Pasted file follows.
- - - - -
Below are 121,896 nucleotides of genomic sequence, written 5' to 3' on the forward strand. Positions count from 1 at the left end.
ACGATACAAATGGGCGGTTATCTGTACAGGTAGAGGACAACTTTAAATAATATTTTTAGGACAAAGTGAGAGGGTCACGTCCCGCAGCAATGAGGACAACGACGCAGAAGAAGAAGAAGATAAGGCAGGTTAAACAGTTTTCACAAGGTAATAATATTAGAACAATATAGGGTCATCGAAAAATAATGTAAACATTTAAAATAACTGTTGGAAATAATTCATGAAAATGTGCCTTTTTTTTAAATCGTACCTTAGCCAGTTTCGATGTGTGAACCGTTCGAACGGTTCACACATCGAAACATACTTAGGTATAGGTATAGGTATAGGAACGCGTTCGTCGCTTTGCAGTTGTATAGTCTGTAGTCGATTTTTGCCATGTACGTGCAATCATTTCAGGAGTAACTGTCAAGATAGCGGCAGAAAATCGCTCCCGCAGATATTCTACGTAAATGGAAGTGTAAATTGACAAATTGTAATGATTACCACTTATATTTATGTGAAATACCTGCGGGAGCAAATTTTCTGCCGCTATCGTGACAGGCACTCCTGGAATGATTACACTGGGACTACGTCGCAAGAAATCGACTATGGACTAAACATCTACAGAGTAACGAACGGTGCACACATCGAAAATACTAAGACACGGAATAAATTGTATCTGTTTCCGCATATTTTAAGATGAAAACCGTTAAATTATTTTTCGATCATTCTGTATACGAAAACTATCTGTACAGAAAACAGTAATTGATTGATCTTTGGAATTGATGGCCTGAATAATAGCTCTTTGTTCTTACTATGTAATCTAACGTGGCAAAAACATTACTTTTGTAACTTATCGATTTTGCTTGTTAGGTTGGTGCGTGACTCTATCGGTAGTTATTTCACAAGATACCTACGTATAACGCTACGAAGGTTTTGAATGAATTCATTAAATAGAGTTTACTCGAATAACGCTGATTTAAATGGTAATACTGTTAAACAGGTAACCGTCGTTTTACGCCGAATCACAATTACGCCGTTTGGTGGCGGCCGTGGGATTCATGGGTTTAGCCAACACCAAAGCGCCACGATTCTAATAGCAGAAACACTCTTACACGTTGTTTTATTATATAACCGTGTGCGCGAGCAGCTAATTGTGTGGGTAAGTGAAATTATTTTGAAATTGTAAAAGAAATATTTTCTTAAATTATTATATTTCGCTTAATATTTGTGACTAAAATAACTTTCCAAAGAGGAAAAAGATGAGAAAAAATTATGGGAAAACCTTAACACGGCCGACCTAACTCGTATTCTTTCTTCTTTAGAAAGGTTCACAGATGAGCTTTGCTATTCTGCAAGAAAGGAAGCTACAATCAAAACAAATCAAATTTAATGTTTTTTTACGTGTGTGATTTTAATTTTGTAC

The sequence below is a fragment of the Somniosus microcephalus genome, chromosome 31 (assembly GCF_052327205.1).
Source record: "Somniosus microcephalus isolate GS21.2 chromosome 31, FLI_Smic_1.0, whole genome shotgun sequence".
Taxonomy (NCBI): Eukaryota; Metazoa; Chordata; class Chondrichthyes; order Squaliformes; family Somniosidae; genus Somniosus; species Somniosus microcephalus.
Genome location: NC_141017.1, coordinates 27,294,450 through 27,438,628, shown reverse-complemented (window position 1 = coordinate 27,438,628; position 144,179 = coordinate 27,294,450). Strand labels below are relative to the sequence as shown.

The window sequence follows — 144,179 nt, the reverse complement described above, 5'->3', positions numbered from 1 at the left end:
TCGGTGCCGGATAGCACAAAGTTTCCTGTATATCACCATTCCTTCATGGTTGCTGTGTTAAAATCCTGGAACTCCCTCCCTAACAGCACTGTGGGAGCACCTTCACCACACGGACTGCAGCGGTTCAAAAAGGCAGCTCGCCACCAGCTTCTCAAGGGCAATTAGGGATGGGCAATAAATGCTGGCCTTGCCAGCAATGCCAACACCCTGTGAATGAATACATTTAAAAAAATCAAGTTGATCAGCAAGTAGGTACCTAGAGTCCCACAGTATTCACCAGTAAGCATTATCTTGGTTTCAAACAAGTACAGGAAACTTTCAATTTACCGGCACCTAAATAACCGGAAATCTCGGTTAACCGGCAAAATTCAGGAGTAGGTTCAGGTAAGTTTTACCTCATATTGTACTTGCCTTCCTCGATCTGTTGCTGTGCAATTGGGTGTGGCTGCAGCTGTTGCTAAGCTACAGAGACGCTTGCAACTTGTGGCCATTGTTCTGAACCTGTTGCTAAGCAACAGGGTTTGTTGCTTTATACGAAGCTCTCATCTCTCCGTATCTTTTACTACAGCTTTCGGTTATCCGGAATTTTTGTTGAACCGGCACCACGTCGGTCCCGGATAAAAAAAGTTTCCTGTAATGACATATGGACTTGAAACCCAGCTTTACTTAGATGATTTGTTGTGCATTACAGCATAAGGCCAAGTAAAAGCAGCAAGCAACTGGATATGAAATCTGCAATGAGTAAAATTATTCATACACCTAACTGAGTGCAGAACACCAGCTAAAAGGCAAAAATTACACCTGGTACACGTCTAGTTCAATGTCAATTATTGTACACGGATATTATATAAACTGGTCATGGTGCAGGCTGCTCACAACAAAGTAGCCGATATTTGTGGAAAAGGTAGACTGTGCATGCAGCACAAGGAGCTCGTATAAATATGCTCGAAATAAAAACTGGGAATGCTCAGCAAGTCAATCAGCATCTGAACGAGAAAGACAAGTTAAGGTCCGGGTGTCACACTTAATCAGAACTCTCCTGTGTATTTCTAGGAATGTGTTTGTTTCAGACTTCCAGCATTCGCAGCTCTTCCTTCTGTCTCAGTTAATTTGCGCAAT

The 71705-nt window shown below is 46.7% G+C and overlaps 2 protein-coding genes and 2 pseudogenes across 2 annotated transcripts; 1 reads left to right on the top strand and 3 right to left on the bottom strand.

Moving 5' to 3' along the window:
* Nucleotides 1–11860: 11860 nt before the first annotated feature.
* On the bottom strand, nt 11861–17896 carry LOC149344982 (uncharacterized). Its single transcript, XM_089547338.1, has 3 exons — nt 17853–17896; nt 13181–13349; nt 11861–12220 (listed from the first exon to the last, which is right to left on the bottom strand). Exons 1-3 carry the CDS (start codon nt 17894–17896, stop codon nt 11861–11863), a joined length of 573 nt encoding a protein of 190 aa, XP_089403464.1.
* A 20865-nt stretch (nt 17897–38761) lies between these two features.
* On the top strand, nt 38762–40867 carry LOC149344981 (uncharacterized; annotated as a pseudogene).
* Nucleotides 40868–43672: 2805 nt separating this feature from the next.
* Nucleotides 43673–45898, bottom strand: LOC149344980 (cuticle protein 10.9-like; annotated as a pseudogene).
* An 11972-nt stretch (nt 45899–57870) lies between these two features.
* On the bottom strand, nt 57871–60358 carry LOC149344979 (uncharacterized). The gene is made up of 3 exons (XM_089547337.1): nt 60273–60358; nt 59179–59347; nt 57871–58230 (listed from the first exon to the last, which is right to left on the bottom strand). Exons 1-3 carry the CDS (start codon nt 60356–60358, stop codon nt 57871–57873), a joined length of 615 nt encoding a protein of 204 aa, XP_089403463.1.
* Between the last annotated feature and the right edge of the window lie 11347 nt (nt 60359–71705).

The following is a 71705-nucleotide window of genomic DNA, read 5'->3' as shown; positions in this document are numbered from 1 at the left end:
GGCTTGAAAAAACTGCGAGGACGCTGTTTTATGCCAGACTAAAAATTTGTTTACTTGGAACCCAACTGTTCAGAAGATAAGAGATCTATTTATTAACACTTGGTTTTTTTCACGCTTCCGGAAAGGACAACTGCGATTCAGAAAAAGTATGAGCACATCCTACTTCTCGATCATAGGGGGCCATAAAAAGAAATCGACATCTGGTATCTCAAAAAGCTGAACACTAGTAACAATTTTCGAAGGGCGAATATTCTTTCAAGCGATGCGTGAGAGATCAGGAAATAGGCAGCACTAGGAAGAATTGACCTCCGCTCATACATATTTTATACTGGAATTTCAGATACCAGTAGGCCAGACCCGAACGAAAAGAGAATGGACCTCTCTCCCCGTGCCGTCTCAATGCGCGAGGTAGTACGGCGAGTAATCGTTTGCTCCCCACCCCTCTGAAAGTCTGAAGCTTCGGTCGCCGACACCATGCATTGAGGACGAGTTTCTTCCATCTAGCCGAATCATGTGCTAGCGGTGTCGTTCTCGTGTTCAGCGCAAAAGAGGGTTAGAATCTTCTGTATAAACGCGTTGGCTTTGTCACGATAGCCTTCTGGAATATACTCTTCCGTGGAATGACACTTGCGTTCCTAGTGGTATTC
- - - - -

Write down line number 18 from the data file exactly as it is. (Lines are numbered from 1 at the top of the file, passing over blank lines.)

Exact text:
* On the bottom strand, nt 57871–60358 carry LOC149344979 (uncharacterized). The gene is made up of 3 exons (XM_089547337.1): nt 60273–60358; nt 59179–59347; nt 57871–58230 (listed from the first exon to the last, which is right to left on the bottom strand). Exons 1-3 carry the CDS (start codon nt 60356–60358, stop codon nt 57871–57873), a joined length of 615 nt encoding a protein of 204 aa, XP_089403463.1.